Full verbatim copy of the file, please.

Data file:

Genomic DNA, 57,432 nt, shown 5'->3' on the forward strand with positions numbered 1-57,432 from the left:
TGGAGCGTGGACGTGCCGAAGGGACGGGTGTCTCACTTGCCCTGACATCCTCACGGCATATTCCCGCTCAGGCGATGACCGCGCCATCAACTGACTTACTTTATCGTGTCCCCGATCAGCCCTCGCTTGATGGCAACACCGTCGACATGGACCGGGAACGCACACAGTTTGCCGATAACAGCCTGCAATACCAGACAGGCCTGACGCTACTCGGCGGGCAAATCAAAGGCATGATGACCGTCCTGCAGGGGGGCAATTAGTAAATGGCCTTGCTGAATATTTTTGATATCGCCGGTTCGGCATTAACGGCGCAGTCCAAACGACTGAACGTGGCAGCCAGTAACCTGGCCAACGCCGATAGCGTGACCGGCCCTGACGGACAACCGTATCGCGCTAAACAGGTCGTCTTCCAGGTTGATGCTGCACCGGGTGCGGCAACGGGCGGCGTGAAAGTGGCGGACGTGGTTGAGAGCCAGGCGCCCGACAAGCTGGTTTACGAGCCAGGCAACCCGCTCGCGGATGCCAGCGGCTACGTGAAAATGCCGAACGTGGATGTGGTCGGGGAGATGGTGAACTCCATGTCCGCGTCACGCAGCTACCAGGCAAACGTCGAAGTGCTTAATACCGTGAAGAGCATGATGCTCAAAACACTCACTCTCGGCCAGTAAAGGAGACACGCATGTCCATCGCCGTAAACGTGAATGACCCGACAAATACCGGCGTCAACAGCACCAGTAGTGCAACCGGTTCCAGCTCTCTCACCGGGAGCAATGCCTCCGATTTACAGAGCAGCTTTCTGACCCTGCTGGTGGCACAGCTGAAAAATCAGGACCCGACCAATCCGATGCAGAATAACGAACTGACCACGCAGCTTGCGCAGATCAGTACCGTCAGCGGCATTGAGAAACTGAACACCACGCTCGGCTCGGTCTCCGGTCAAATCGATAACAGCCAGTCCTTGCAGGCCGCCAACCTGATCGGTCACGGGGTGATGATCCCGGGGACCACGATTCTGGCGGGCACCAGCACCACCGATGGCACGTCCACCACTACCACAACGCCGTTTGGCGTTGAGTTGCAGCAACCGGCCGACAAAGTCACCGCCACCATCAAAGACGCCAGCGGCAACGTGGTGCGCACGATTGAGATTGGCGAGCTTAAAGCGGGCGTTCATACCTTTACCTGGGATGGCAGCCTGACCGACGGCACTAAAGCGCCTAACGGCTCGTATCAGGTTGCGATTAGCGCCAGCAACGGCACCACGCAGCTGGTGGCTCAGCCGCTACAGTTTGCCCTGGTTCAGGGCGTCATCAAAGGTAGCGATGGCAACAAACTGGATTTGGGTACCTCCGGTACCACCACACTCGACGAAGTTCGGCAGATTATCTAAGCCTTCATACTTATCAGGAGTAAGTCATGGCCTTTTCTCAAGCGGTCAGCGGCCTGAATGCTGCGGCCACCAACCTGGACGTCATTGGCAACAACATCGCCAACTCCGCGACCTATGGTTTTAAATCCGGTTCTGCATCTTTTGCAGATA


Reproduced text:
Genomic DNA, 57,432 nt, shown 5'->3' on the forward strand with positions numbered 1-57,432 from the left:
TGGAGCGTGGACGTGCCGAAGGGACGGGTGTCTCACTTGCCCTGACATCCTCACGGCATATTCCCGCTCAGGCGATGACCGCGCCATCAACTGACTTACTTTATCGTGTCCCCGATCAGCCCTCGCTTGATGGCAACACCGTCGACATGGACCGGGAACGCACACAGTTTGCCGATAACAGCCTGCAATACCAGACAGGCCTGACGCTACTCGGCGGGCAAATCAAAGGCATGATGACCGTCCTGCAGGGGGGCAATTAGTAAATGGCCTTGCTGAATATTTTTGATATCGCCGGTTCGGCATTAACGGCGCAGTCCAAACGACTGAACGTGGCAGCCAGTAACCTGGCCAACGCCGATAGCGTGACCGGCCCTGACGGACAACCGTATCGCGCTAAACAGGTCGTCTTCCAGGTTGATGCTGCACCGGGTGCGGCAACGGGCGGCGTGAAAGTGGCGGACGTGGTTGAGAGCCAGGCGCCCGACAAGCTGGTTTACGAGCCAGGCAACCCGCTCGCGGATGCCAGCGGCTACGTGAAAATGCCGAACGTGGATGTGGTCGGGGAGATGGTGAACTCCATGTCCGCGTCACGCAGCTACCAGGCAAACGTCGAAGTGCTTAATACCGTGAAGAGCATGATGCTCAAAACACTCACTCTCGGCCAGTAAAGGAGACACGCATGTCCATCGCCGTAAACGTGAATGACCCGACAAATACCGGCGTCAACAGCACCAGTAGTGCAACCGGTTCCAGCTCTCTCACCGGGAGCAATGCCTCCGATTTACAGAGCAGCTTTCTGACCCTGCTGGTGGCACAGCTGAAAAATCAGGACCCGACCAATCCGATGCAGAATAACGAACTGACCACGCAGCTTGCGCAGATCAGTACCGTCAGCGGCATTGAGAAACTGAACACCACGCTCGGCTCGGTCTCCGGTCAAATCGATAACAGCCAGTCCTTGCAGGCCGCCAACCTGATCGGTCACGGGGTGATGATCCCGGGGACCACGATTCTGGCGGGCACCAGCACCACCGATGGCACGTCCACCACTACCACAACGCCGTTTGGCGTTGAGTTGCAGCAACCGGCCGACAAAGTCACCGCCACCATCAAAGACGCCAGCGGCAACGTGGTGCGCACGATTGAGATTGGCGAGCTTAAAGCGGGCGTTCATACCTTTACCTGGGATGGCAGCCTGACCGACGGCACTAAAGCGCCTAACGGCTCGTATCAGGTTGCGATTAGCGCCAGCAACGGCACCACGCAGCTGGTGGCTCAGCCGCTACAGTTTGCCCTGGTTCAGGGCGTCATCAAAGGTAGCGATGGCAACAAACTGGATTTGGGTACCTCCGGTACCACCACACTCGACGAAGTTCGGCAGATTATCTAAGCCTTCATACTTATCAGGAGTAAGTCATGGCCTTTTCTCAAGCGGTCAGCGGCCTGAATGCTGCGGCCACCAACCTGGACGTCATTGGCAACAACATCGCCAACTCCGCGACCTATGGTTTTAAATCCGGTTCTGCATCTTTTGCAGATA